A person who opened fire outside the Cuban Embassy in Washington early Thursday morning was arrested, the authorities said, reporting damage to the building but no injuries.
Secret Service officers were called to the scene at about 2:15 a.m., after receiving reports of gunfire by the embassy, a spokeswoman for the Secret Service said. One person, who was not identified, was arrested on charges of being in possession of an unregistered firearm, unregistered ammunition, assault with the intent to kill, and possession of a “high capacity feed device,” she said.
The Metropolitan Police Department referred questions to the Secret Service, which it said was leading the investigation.
No staff members were injured in the incident, the Cuban Ministry of Foreign Affairs said in a statement, and the Secret Service said no injuries were reported at the scene. But the ministry said that bullets had caused “material damage” to the building, which stands in an expensive area near luxury apartments, about three miles from the National Mall.
The ministry also said that “an assault weapon” was used, but that Cuban officials had no information about the identity of the person who fired the gun. On Twitter, the ministry posted photos of a shattered lamp and a wall and columns pocked by bullets.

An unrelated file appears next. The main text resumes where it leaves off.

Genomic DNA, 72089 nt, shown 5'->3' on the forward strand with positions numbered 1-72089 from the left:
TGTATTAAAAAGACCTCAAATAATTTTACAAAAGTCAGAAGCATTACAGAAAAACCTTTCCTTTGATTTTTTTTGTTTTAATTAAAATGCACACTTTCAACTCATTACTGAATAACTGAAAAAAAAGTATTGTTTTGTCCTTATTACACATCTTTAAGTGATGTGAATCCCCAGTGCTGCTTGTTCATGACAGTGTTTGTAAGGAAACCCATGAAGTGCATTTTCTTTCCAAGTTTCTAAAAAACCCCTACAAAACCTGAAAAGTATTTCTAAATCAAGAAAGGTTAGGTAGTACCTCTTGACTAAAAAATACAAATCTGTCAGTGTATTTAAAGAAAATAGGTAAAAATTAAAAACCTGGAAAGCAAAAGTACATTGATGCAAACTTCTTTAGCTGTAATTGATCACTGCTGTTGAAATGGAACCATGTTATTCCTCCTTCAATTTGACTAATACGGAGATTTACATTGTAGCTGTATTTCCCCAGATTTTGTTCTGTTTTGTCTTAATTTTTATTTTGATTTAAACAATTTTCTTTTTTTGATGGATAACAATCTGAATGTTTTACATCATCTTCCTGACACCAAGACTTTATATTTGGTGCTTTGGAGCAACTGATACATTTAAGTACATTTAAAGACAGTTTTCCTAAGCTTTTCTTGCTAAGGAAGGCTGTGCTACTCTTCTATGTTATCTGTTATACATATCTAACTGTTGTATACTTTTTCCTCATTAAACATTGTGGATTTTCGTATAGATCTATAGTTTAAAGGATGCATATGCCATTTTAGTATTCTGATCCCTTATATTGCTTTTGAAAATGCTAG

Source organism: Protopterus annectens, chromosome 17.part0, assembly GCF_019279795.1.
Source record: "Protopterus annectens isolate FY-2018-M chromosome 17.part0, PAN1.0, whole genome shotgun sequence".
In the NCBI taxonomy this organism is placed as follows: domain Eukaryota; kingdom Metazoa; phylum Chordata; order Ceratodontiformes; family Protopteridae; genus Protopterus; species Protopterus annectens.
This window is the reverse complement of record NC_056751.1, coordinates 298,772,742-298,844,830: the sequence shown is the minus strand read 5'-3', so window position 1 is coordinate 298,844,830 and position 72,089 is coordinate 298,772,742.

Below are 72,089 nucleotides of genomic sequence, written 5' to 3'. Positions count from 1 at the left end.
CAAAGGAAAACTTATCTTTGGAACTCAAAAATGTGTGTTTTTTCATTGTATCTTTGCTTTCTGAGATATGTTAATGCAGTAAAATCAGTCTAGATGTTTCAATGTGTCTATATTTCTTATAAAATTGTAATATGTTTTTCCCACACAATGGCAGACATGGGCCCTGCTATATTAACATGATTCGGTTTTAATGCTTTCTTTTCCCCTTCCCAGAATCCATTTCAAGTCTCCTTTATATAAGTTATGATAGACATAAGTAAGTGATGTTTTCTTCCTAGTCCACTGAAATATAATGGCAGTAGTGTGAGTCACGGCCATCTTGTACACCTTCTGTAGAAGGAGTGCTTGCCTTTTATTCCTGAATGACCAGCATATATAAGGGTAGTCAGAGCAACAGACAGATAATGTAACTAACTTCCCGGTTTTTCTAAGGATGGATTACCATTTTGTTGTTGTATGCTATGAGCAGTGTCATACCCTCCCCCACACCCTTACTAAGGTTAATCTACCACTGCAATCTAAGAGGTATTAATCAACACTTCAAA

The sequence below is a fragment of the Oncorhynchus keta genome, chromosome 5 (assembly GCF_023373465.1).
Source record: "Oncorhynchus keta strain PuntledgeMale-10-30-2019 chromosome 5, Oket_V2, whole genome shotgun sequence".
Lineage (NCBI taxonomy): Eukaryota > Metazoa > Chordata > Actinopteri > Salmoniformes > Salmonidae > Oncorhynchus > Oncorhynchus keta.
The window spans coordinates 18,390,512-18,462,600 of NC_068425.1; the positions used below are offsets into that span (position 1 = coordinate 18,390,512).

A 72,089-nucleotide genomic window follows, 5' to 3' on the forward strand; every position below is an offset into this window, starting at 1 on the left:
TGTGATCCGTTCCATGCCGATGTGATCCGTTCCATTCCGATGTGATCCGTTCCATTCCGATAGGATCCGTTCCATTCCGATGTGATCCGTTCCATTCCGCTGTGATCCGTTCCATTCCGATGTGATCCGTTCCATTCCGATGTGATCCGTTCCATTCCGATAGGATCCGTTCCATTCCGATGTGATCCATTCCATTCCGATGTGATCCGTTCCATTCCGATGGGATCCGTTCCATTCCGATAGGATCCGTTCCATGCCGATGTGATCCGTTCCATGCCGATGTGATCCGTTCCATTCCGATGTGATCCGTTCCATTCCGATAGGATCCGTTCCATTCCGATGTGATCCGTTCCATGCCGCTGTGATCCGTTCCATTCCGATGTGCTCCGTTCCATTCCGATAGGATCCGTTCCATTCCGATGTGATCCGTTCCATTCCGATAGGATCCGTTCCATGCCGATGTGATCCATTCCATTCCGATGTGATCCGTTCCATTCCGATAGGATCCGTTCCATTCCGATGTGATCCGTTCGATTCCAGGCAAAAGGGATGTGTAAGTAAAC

“The government of Cuba is waiting for the correspondent investigation by U.S. authorities on the identity and motives of the individual who carried out this aggression and the circumstances surrounding the event,” the ministry said.
Cuba’s diplomatic mission has security in place “to face threats against its staff and its premises,” the statement said. It also said that host nations had an obligation “to adopt appropriate steps to protect the premises of diplomatic missions accredited to their country” against intrusions or damage.
The incident “did not impact Secret Service protective operations,” the spokeswoman for the agency said. “The Secret Service is working with appropriate partner law enforcement agencies to investigate the incident.”
The United States formally re-established diplomatic relations with Cuba in 2015 under the Obama administration. At the time, President Barack Obama had declared that the two nations were ready to reopen embassies in each others’s capitals and start a “new chapter” of engagement after more than 50 years of estrangement.